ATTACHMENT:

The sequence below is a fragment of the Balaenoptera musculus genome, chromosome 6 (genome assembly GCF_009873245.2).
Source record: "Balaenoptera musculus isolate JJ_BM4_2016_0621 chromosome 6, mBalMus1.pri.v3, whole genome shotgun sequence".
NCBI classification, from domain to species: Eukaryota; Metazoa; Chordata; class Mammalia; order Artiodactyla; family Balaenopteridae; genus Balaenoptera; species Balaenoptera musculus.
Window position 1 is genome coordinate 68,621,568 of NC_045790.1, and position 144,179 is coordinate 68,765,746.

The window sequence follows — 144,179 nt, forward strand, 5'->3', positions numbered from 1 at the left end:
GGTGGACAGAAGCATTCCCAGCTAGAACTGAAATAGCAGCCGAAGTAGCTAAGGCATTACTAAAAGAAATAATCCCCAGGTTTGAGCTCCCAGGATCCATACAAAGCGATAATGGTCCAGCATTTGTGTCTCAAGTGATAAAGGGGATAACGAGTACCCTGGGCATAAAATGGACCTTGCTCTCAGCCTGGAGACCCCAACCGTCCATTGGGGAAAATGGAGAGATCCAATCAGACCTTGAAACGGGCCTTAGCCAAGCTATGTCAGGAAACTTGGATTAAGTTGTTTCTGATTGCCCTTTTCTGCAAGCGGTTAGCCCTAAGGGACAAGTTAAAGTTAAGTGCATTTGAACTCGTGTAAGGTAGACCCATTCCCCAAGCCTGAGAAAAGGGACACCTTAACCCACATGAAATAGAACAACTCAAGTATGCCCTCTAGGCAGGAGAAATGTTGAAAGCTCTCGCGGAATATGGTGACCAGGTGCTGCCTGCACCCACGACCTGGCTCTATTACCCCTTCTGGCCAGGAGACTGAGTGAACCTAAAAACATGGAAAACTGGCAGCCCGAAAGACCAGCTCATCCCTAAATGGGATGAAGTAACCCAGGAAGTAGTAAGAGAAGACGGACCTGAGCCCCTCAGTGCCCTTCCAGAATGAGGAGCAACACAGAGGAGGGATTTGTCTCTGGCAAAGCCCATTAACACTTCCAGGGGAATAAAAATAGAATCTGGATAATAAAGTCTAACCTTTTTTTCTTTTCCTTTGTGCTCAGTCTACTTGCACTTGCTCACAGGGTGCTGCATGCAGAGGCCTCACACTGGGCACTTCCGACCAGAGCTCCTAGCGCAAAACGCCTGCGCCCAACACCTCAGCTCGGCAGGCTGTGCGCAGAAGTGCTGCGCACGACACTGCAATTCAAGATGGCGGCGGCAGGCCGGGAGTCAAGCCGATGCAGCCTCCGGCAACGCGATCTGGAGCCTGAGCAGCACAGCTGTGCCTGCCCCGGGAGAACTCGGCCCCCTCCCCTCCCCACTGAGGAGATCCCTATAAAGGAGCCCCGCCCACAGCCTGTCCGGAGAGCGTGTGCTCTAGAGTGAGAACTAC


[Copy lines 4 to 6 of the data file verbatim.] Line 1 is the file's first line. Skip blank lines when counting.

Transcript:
Window position 1 is genome coordinate 68,621,568 of NC_045790.1, and position 144,179 is coordinate 68,765,746.

The window sequence follows — 144,179 nt, forward strand, 5'->3', positions numbered from 1 at the left end:
GGTGGACAGAAGCATTCCCAGCTAGAACTGAAATAGCAGCCGAAGTAGCTAAGGCATTACTAAAAGAAATAATCCCCAGGTTTGAGCTCCCAGGATCCATACAAAGCGATAATGGTCCAGCATTTGTGTCTCAAGTGATAAAGGGGATAACGAGTACCCTGGGCATAAAATGGACCTTGCTCTCAGCCTGGAGACCCCAACCGTCCATTGGGGAAAATGGAGAGATCCAATCAGACCTTGAAACGGGCCTTAGCCAAGCTATGTCAGGAAACTTGGATTAAGTTGTTTCTGATTGCCCTTTTCTGCAAGCGGTTAGCCCTAAGGGACAAGTTAAAGTTAAGTGCATTTGAACTCGTGTAAGGTAGACCCATTCCCCAAGCCTGAGAAAAGGGACACCTTAACCCACATGAAATAGAACAACTCAAGTATGCCCTCTAGGCAGGAGAAATGTTGAAAGCTCTCGCGGAATATGGTGACCAGGTGCTGCCTGCACCCACGACCTGGCTCTATTACCCCTTCTGGCCAGGAGACTGAGTGAACCTAAAAACATGGAAAACTGGCAGCCCGAAAGACCAGCTCATCCCTAAATGGGATGAAGTAACCCAGGAAGTAGTAAGAGAAGACGGACCTGAGCCCCTCAGTGCCCTTCCAGAATGAGGAGCAACACAGAGGAGGGATTTGTCTCTGGCAAAGCCCATTAACACTTCCAGGGGAATAAAAATAGAATCTGGATAATAAAGTCTAACCTTTTTTTCTTTTCCTTTGTGCTCAGTCTACTTGCACTTGCTCACAGGGTGCTGCATGCAGAGGCCTCACACTGGGCACTTCCGACCAGAGCTCCTAGCGCAAAACGCCTGCGCCCAACACCTCAGCTCGGCAGGCTGTGCGCAGAAGTGCTGCGCACGACACTGCAATTCAAGATGGCGGCGGCAGGCCGGGAGTCAAGCCGATGCAGCCTCCGGCAACGCGATCTGGAGCCTGAGCAGCACAGCTGTGCCTGCCCCGGGAGAACTCGGCCCCCTCCCCTCCCCACTGAGGAGATCCCTATAAAGGAGCCCCGCCCACAGCCTGTCCGGAGAGCGTGTGCTCTAGAGTGAGAACTAC